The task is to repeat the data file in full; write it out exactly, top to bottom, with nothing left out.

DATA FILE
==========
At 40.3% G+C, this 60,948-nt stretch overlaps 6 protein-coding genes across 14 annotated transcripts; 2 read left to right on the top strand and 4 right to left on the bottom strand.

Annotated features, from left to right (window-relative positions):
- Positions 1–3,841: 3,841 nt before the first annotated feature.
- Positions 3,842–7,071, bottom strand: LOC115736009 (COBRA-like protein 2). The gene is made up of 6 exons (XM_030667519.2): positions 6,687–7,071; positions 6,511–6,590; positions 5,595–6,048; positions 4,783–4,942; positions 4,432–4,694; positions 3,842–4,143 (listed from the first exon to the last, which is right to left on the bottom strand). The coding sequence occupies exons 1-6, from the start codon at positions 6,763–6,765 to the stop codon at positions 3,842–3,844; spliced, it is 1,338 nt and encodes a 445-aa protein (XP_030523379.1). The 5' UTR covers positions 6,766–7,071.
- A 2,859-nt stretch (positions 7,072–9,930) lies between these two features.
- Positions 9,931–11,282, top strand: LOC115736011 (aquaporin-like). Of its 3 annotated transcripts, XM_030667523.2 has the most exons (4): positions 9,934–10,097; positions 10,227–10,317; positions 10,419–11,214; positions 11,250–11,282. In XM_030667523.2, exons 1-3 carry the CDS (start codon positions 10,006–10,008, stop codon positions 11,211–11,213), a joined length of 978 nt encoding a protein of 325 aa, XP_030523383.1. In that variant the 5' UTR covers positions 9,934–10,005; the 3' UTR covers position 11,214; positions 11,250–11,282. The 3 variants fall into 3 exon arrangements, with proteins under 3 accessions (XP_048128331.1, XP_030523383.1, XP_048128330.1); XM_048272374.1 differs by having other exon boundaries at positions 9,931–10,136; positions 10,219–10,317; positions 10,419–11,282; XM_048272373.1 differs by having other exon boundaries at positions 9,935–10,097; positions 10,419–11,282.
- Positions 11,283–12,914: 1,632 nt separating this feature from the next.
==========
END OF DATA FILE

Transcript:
At 40.3% G+C, this 60,948-nt stretch overlaps 6 protein-coding genes across 14 annotated transcripts; 2 read left to right on the top strand and 4 right to left on the bottom strand.

Annotated features, from left to right (window-relative positions):
- Positions 1–3,841: 3,841 nt before the first annotated feature.
- Positions 3,842–7,071, bottom strand: LOC115736009 (COBRA-like protein 2). The gene is made up of 6 exons (XM_030667519.2): positions 6,687–7,071; positions 6,511–6,590; positions 5,595–6,048; positions 4,783–4,942; positions 4,432–4,694; positions 3,842–4,143 (listed from the first exon to the last, which is right to left on the bottom strand). The coding sequence occupies exons 1-6, from the start codon at positions 6,763–6,765 to the stop codon at positions 3,842–3,844; spliced, it is 1,338 nt and encodes a 445-aa protein (XP_030523379.1). The 5' UTR covers positions 6,766–7,071.
- A 2,859-nt stretch (positions 7,072–9,930) lies between these two features.
- Positions 9,931–11,282, top strand: LOC115736011 (aquaporin-like). Of its 3 annotated transcripts, XM_030667523.2 has the most exons (4): positions 9,934–10,097; positions 10,227–10,317; positions 10,419–11,214; positions 11,250–11,282. In XM_030667523.2, exons 1-3 carry the CDS (start codon positions 10,006–10,008, stop codon positions 11,211–11,213), a joined length of 978 nt encoding a protein of 325 aa, XP_030523383.1. In that variant the 5' UTR covers positions 9,934–10,005; the 3' UTR covers position 11,214; positions 11,250–11,282. The 3 variants fall into 3 exon arrangements, with proteins under 3 accessions (XP_048128331.1, XP_030523383.1, XP_048128330.1); XM_048272374.1 differs by having other exon boundaries at positions 9,931–10,136; positions 10,219–10,317; positions 10,419–11,282; XM_048272373.1 differs by having other exon boundaries at positions 9,935–10,097; positions 10,419–11,282.
- Positions 11,283–12,914: 1,632 nt separating this feature from the next.